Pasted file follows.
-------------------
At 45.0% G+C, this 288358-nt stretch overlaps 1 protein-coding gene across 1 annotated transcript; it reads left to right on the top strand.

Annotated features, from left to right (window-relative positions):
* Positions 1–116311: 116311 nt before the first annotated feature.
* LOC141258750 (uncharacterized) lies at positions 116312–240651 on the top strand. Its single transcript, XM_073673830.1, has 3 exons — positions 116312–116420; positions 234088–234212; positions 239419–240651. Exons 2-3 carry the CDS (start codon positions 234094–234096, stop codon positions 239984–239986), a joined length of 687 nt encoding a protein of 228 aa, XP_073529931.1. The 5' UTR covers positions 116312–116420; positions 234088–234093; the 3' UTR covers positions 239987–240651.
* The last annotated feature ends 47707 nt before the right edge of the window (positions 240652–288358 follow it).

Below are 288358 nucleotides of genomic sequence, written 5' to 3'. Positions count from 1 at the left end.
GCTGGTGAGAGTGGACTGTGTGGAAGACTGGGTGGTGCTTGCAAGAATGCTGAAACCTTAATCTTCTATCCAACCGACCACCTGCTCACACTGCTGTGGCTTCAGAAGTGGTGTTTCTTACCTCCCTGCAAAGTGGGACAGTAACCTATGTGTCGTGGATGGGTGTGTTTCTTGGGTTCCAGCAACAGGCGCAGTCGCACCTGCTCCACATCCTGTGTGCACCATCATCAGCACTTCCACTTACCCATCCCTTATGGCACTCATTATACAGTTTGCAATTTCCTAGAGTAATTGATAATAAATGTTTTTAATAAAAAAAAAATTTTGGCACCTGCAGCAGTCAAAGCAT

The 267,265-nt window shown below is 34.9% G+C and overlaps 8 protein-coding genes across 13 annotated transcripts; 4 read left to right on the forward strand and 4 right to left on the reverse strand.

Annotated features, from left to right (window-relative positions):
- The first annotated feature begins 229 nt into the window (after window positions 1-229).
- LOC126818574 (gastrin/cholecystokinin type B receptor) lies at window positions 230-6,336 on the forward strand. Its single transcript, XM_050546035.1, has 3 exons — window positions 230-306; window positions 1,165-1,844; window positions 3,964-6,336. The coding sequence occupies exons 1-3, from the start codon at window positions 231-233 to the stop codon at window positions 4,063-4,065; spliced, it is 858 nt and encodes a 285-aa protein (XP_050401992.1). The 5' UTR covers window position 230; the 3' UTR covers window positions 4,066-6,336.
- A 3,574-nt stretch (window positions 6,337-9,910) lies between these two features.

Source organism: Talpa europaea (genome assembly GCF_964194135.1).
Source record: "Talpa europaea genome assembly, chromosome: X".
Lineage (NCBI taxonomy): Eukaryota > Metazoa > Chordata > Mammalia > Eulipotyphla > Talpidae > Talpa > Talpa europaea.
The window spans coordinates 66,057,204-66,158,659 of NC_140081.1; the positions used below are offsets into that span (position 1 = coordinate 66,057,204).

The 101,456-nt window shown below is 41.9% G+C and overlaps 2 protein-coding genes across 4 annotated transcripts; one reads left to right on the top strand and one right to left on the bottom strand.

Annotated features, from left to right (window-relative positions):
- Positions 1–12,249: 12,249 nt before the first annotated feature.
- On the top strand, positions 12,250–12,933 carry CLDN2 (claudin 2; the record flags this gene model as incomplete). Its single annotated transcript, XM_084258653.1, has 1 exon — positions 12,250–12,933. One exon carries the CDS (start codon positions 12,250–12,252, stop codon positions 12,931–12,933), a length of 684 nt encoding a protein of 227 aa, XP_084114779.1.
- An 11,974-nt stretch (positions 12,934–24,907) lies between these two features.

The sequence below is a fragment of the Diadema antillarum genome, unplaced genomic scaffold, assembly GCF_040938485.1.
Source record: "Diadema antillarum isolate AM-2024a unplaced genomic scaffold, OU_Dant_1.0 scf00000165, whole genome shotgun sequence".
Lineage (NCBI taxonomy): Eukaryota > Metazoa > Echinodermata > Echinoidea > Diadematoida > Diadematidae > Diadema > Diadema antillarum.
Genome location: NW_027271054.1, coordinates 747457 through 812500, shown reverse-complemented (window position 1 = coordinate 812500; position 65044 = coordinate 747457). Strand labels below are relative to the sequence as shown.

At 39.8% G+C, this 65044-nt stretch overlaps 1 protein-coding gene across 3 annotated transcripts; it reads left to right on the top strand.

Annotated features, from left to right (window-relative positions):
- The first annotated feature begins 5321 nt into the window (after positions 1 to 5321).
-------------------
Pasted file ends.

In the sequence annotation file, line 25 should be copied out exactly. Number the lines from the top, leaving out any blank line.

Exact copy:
Genome location: NW_027271054.1, coordinates 747457 through 812500, shown reverse-complemented (window position 1 = coordinate 812500; position 65044 = coordinate 747457). Strand labels below are relative to the sequence as shown.